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Nuclear-free Mongolia: A Model for Northeast Asia?

For some countries, the response to grave feelings of national vulnerability has been the acquisition of nuclear weapons. This is especially true in Northeast Asia, where some countries either already have nuclear weapons (China and North Korea), or have had serious debates about acquiring them (such as in South Korea). Nuclear disarmament in Northeast Asia is hindered by both domestic and external factors. Yet the global disarmament movement, and, specifically, advocates for denuclearisation in Northeast Asia have an unlikely yet powerful model of hope – Mongolia. Mongolia is a viable model for the global disarmament movement in showing how a vulnerable nation surrounded by nuclear powers can assure its security without possessing nuclear weapons.

The Soviet Union deployed weapons of mass destruction on Mongolian territory during the Cold War. Later, the Mongolian government declared the state to be a nuclear weapons-free zone in 1992, a declaration officially ratified in 2000, under the provisions of Resolution 19 of the Mongolian Great State Khural (Parliament). The law not only prohibits the location and transport of nuclear weapons within Mongolian jurisdiction (including air, land and water). This move reflects, in part, an overall strategy of demilitarisation, which opposes any form of infringement on its sovereignty. This has helped ensure that Mongolia is able to assert an independent and mutli-vector foreign policy, and is no longer a bone of contention between China and Russia. In turn, the general policy of demilitarisation is a crucial component of being able to establish a nuclear weapons free zone.

Mongolia’s desire for a nuclear free status, prompted recognition and respect across the international community. The five permanent members of the UN Security Council- all nuclear weapons states- signed a declaration in 2012 affirming their respect for Mongolia’s nuclear-free status.

Ironically, Mongolia’s decision to declare itself a nuclear weapons-free zone was motivated in large part by an awareness of its vulnerability to far more powerful neighbours and its isolation. Mongolia is essentially a nuclear-free island in a tense neighbourhood fraught with tensions. It is not part of the Central Asia Nuclear Weapons Free Zone. The state is encircled by nuclear waste facilities in neighbouring nuclear weapons states. A large number of nuclear tests have been conducted within the vicinity.

Mongolia hosted a conference in September 2015 convened by the ASEAN Regional Forum to discuss Mongolia’s public image as a nuclear weapons-free zone. Rob Van Riet, World Future Council’s Coordinator for Peace and Disarmament, praised Mongolia’s policy on nuclear weapons and cited it as a potential model for European disarmament. Journalist Sergei Basayev has called Mongolia a “beacon” for several post-Soviet states, as well as countries like Iran and Pakistan. He highlights, among other things, how Mongolia was able to establish itself as a potential hub of investment and foster a security culture based on a nuclear-free stance and a lack of entangling military alignments.

Mongolia’s actions are a positive step for global nuclear disarmament and a paragon for Northeast Asia, a region plagued by instability and grave security risks exacerbated by nuclear proliferation. Mongolia’s small stature and relative lack of military power, especially when compared with its giant neighbours, further reinforce the notion that countries can build security by establishing neutrality and foreswearing weapons of mass destruction. It is a reminder that acquiring nuclear weapons makes states a target and can drastically reduce their security.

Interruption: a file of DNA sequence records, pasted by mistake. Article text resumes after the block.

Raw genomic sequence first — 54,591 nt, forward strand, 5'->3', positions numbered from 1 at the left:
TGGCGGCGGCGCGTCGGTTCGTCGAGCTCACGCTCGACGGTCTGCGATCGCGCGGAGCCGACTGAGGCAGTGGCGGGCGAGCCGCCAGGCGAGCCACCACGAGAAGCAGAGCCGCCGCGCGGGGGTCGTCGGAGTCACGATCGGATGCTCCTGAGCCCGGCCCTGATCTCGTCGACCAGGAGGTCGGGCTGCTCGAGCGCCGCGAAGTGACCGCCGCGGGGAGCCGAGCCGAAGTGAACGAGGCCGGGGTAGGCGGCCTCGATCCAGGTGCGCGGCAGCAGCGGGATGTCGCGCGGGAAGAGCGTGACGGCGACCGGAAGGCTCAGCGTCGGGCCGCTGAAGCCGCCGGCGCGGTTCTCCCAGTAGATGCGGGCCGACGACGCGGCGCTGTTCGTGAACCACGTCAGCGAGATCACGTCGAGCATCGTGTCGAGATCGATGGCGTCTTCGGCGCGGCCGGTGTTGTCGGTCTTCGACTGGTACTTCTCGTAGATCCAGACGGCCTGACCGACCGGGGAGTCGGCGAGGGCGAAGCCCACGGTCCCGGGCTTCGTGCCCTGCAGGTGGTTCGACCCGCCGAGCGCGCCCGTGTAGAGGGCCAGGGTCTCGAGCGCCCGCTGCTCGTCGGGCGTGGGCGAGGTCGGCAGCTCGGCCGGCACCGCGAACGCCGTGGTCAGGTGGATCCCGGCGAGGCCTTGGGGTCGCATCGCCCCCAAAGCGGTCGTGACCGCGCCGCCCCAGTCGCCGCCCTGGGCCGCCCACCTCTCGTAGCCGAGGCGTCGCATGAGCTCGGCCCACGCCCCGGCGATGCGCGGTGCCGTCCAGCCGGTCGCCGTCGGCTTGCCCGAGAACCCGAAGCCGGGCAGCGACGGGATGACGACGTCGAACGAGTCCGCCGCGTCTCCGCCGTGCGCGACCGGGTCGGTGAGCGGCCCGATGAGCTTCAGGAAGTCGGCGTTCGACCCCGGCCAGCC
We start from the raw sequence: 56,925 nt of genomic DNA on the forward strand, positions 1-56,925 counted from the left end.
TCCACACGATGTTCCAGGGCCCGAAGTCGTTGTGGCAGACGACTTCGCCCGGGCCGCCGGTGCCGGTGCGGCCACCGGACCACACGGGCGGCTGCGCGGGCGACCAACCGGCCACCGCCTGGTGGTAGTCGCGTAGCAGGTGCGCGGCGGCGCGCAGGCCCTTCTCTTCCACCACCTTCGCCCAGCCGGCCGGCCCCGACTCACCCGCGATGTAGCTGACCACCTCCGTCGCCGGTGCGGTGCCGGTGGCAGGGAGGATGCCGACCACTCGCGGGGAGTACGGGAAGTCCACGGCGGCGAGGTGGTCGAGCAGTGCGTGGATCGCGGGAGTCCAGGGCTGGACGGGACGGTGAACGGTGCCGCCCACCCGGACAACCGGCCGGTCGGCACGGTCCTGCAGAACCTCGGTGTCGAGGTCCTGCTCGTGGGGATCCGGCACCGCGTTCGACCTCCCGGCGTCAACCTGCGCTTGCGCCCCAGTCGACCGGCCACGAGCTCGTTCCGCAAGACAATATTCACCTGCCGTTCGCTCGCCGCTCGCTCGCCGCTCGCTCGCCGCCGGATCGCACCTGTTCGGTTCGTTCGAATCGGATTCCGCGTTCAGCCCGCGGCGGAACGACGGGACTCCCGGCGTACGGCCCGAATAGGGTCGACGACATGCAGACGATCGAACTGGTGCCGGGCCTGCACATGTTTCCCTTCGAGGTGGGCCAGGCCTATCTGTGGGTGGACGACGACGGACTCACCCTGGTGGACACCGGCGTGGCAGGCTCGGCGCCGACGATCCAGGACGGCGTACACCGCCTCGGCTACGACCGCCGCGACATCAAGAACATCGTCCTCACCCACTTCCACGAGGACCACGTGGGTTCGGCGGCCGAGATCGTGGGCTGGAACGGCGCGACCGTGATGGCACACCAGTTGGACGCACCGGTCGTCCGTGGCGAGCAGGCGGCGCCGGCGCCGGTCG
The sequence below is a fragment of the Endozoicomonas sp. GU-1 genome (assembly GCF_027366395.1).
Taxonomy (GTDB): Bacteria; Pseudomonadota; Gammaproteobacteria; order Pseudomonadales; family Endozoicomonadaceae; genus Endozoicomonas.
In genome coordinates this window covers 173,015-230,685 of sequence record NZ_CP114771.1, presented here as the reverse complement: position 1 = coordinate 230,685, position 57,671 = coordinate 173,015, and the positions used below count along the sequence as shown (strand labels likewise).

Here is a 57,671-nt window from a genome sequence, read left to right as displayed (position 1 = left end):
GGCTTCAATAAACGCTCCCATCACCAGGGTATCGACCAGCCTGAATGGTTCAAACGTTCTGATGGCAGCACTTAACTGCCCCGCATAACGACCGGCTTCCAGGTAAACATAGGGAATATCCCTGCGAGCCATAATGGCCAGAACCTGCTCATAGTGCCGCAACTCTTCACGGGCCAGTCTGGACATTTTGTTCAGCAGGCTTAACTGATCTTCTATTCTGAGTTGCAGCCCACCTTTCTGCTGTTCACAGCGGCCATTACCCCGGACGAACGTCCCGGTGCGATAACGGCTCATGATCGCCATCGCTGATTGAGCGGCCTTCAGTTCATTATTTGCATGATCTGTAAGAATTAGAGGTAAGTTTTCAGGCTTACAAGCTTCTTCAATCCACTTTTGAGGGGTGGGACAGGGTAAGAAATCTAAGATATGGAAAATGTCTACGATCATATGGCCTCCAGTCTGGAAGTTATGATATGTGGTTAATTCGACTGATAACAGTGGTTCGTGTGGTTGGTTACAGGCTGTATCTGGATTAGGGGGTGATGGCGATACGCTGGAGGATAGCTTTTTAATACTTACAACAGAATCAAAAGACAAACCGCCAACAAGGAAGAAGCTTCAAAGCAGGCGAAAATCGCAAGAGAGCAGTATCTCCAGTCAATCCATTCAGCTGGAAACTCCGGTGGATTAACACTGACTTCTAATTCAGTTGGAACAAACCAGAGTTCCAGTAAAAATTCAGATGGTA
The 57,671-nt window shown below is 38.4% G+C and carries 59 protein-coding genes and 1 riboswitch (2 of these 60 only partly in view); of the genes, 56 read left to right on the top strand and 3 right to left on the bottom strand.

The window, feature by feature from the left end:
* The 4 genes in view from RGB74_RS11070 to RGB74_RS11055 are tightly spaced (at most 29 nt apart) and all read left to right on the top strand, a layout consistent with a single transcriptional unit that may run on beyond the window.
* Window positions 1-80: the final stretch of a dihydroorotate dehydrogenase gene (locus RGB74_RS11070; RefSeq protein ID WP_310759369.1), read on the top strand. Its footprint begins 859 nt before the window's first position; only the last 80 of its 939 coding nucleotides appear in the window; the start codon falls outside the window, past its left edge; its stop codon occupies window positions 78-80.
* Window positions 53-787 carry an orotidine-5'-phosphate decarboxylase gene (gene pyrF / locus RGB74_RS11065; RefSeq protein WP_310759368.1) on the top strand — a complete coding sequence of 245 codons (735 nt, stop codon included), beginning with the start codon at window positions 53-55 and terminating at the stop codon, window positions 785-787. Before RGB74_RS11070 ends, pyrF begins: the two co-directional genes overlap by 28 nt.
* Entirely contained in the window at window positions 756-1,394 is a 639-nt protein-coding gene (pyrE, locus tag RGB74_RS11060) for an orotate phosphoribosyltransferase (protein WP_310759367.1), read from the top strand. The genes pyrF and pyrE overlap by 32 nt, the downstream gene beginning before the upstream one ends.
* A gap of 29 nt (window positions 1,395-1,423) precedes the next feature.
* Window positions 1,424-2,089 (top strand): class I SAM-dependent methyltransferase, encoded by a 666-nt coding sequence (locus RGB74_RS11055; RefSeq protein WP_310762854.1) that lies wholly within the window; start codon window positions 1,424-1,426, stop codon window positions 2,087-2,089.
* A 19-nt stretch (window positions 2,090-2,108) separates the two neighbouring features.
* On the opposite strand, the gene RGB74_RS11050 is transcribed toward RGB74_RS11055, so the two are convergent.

Non-alignment is key. While Mongolia has been an active partner of the United States, it has done so in a balanced manner with respect to China and Russia. Mongolia has refused to entertain overtures of formal partnership with NATO. It has attempted to maintain a positive relationship with North Korea, most especially in diplomacy and trade, but has not hesitated to speak out against North Korea’s nuclear weapon program as a cause of regional tensions and instability. The DPRK leadership has not seen Mongolia as a threat, and has been more willing to pay heed to the its leadership on a variety of issues.

Mongolia may be crucial in the first steps towards the ultimate goal of creating a broader nuclear weapons-free zone in Northeast Asia. As Peter Hayes argues, if other countries in the region such as Japan, Mongolia and South Korea sign a treaty creating a nuclear-free area, the DPRK may join later, either as its own entity or as part of a peacefully reunified Korea. As far-fetched as that idea may sound today, Hayes also asserts that whilst each nuclear-weapons free zone is unique, there are precedents with plenty of relevant experience and hope. On the other hand, there is not a great deal of pressure among Japanese and Korean civil society groups for such a move, and external states, particularly the United States and Russia, could oppose the creation of such a zone because they require free movement of their nuclear forces.

Nevertheless, Mongolia shows its neighbours that it is possible to achieve security, even or particularly when in a highly vulnerable environment surrounded by nuclear weapons states, without the need to resort nuclear weapons. It requires strong diplomatic skill and a willingness to pursue a balanced security policy. When looking at the politically charged environment in Northeast Asia and the accompanying nuclear proliferation, Mongolia shines as a model.

Image: Bolatbek Gabiden

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